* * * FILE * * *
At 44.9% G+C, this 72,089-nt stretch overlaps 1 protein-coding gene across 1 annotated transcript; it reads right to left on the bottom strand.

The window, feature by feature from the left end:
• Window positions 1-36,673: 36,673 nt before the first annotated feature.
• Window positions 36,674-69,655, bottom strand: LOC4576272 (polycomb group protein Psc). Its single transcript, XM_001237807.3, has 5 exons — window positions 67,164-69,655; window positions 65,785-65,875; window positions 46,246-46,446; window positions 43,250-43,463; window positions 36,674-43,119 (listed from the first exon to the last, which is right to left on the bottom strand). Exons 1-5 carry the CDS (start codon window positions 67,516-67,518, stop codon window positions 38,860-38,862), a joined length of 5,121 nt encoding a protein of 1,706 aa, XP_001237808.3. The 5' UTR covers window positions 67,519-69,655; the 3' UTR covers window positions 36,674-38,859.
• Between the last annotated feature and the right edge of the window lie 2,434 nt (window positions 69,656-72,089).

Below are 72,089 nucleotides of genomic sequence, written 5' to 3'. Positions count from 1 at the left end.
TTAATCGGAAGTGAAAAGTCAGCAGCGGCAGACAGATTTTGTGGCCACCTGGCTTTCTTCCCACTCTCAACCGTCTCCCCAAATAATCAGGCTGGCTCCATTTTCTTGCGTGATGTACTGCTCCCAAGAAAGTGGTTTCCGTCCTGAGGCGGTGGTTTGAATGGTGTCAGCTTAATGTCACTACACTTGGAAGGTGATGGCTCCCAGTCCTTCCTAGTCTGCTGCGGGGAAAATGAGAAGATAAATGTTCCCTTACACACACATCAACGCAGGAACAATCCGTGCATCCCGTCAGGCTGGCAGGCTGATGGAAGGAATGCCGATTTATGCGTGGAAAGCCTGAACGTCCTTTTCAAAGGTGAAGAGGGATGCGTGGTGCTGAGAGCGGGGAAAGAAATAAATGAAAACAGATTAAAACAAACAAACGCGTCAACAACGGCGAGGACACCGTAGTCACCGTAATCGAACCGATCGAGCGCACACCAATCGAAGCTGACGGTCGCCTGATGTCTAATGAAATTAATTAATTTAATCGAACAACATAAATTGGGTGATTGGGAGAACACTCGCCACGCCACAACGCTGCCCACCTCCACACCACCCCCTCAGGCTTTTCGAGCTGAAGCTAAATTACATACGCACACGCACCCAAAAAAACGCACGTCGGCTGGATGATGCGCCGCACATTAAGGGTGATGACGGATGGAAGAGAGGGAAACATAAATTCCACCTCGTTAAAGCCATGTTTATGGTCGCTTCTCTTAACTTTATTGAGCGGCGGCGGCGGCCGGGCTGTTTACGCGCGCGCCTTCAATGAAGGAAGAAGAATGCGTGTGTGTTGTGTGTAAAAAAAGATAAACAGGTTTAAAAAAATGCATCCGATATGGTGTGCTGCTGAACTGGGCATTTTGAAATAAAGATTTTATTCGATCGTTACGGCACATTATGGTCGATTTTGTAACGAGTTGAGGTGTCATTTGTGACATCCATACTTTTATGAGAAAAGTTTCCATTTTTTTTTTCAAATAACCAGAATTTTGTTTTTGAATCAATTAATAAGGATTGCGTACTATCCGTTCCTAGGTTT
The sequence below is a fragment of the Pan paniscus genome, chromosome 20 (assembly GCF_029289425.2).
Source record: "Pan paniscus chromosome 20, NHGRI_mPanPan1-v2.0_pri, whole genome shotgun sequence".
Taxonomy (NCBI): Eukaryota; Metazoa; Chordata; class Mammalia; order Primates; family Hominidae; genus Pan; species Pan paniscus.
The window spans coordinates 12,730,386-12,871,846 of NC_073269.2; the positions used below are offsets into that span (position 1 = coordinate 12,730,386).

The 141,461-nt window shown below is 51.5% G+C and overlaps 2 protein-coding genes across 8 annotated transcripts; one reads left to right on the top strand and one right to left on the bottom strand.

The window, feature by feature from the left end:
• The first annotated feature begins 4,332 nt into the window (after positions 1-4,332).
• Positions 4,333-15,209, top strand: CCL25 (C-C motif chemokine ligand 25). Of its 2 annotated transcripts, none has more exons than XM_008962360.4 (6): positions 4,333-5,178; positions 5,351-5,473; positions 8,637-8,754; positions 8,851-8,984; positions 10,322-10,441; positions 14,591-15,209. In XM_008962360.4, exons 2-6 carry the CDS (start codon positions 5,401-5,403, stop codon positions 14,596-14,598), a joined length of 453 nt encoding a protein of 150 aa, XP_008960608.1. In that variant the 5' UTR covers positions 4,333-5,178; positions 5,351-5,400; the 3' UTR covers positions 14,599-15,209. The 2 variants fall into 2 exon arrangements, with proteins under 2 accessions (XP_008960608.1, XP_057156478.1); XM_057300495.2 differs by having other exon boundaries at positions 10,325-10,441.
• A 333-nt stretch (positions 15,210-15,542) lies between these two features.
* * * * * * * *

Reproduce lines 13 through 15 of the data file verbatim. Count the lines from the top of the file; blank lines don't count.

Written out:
The window, feature by feature from the left end:
• The first annotated feature begins 4,332 nt into the window (after positions 1-4,332).
• Positions 4,333-15,209, top strand: CCL25 (C-C motif chemokine ligand 25). Of its 2 annotated transcripts, none has more exons than XM_008962360.4 (6): positions 4,333-5,178; positions 5,351-5,473; positions 8,637-8,754; positions 8,851-8,984; positions 10,322-10,441; positions 14,591-15,209. In XM_008962360.4, exons 2-6 carry the CDS (start codon positions 5,401-5,403, stop codon positions 14,596-14,598), a joined length of 453 nt encoding a protein of 150 aa, XP_008960608.1. In that variant the 5' UTR covers positions 4,333-5,178; positions 5,351-5,400; the 3' UTR covers positions 14,599-15,209. The 2 variants fall into 2 exon arrangements, with proteins under 2 accessions (XP_008960608.1, XP_057156478.1); XM_057300495.2 differs by having other exon boundaries at positions 10,325-10,441.